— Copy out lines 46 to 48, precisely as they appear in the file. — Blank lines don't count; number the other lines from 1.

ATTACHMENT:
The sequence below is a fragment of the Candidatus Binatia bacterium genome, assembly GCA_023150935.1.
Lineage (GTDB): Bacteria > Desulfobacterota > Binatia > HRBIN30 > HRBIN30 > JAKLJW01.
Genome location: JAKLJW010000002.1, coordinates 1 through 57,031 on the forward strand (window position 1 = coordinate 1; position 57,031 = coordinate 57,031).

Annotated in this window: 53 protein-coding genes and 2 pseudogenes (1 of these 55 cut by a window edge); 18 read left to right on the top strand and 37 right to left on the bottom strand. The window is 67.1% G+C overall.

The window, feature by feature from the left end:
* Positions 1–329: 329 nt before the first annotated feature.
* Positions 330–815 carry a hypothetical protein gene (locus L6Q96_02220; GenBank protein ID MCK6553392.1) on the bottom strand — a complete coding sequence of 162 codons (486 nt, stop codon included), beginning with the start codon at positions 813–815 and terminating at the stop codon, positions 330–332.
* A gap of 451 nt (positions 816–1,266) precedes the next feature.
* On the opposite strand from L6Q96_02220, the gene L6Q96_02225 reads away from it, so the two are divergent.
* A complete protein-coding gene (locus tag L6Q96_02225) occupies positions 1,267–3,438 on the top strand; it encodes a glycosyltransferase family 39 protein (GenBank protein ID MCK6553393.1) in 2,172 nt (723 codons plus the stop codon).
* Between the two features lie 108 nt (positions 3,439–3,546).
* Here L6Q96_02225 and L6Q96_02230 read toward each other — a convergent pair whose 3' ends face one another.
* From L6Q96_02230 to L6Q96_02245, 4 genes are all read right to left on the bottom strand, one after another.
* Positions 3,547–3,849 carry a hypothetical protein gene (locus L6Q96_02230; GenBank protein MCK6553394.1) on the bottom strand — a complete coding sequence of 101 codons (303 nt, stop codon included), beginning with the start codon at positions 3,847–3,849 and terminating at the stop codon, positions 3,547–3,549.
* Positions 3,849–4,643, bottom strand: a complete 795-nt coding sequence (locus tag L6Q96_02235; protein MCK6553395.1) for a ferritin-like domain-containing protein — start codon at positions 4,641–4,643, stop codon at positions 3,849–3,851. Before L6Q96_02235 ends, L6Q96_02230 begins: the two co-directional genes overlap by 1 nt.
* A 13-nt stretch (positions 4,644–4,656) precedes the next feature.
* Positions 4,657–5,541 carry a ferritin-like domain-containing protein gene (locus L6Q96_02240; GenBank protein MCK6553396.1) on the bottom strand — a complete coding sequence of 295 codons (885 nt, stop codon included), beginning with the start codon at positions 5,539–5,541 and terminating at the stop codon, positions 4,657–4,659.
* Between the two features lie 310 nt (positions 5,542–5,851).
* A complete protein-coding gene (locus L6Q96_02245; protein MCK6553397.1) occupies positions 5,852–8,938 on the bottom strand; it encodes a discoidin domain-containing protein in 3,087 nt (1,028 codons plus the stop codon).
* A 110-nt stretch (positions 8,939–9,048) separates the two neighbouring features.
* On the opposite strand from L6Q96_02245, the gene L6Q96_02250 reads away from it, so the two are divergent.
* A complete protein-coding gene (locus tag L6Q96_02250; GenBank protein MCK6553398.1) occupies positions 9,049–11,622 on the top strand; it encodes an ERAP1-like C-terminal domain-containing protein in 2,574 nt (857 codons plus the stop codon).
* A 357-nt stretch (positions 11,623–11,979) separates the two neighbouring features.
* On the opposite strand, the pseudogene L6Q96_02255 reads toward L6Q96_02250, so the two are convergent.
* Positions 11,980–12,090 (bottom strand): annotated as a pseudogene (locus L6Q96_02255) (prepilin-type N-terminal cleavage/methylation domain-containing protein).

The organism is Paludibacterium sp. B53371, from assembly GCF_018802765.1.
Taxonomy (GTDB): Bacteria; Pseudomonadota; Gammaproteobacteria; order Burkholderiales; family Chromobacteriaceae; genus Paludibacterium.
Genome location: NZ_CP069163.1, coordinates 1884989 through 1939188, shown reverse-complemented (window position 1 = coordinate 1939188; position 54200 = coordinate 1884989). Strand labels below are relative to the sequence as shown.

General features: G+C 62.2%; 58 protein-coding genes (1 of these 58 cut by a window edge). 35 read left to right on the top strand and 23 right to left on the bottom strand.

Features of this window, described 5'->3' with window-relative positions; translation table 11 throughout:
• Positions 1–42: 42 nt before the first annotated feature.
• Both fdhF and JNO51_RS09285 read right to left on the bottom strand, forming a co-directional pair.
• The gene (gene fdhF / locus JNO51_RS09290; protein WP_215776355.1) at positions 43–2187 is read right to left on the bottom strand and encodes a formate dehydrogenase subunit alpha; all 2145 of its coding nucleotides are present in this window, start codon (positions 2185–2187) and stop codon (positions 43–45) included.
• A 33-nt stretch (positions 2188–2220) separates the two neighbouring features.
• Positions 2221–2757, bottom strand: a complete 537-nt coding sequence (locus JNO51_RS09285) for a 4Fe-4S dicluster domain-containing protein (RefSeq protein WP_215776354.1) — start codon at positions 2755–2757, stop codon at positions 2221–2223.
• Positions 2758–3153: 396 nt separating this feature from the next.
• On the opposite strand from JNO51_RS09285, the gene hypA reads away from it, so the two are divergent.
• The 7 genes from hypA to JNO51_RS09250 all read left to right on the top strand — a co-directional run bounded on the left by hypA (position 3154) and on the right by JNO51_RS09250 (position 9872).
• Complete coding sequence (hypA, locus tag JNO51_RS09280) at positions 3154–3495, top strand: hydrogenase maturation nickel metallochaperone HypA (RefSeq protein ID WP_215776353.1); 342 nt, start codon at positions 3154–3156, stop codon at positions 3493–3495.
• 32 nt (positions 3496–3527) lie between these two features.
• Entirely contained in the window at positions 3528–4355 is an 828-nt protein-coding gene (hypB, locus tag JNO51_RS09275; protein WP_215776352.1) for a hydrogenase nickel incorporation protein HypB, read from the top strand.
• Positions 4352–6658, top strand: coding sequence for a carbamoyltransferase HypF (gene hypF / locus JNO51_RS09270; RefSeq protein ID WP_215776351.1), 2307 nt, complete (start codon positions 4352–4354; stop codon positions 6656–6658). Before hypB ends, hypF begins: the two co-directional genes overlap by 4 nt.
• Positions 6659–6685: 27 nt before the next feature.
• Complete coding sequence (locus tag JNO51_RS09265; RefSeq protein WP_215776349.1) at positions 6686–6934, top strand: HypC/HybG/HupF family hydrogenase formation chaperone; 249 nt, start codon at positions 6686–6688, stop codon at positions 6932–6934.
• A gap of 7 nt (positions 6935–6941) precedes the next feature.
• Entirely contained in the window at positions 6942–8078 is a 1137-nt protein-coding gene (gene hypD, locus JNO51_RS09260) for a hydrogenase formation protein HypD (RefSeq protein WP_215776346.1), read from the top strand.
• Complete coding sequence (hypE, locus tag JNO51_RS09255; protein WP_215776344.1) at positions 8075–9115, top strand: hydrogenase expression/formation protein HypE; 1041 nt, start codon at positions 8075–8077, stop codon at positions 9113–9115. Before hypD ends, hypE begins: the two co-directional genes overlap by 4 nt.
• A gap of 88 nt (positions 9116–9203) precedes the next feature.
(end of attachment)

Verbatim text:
• Entirely contained in the window at positions 6942–8078 is a 1137-nt protein-coding gene (gene hypD, locus JNO51_RS09260) for a hydrogenase formation protein HypD (RefSeq protein WP_215776346.1), read from the top strand.
• Complete coding sequence (hypE, locus tag JNO51_RS09255; protein WP_215776344.1) at positions 8075–9115, top strand: hydrogenase expression/formation protein HypE; 1041 nt, start codon at positions 8075–8077, stop codon at positions 9113–9115. Before hypD ends, hypE begins: the two co-directional genes overlap by 4 nt.
• A gap of 88 nt (positions 9116–9203) precedes the next feature.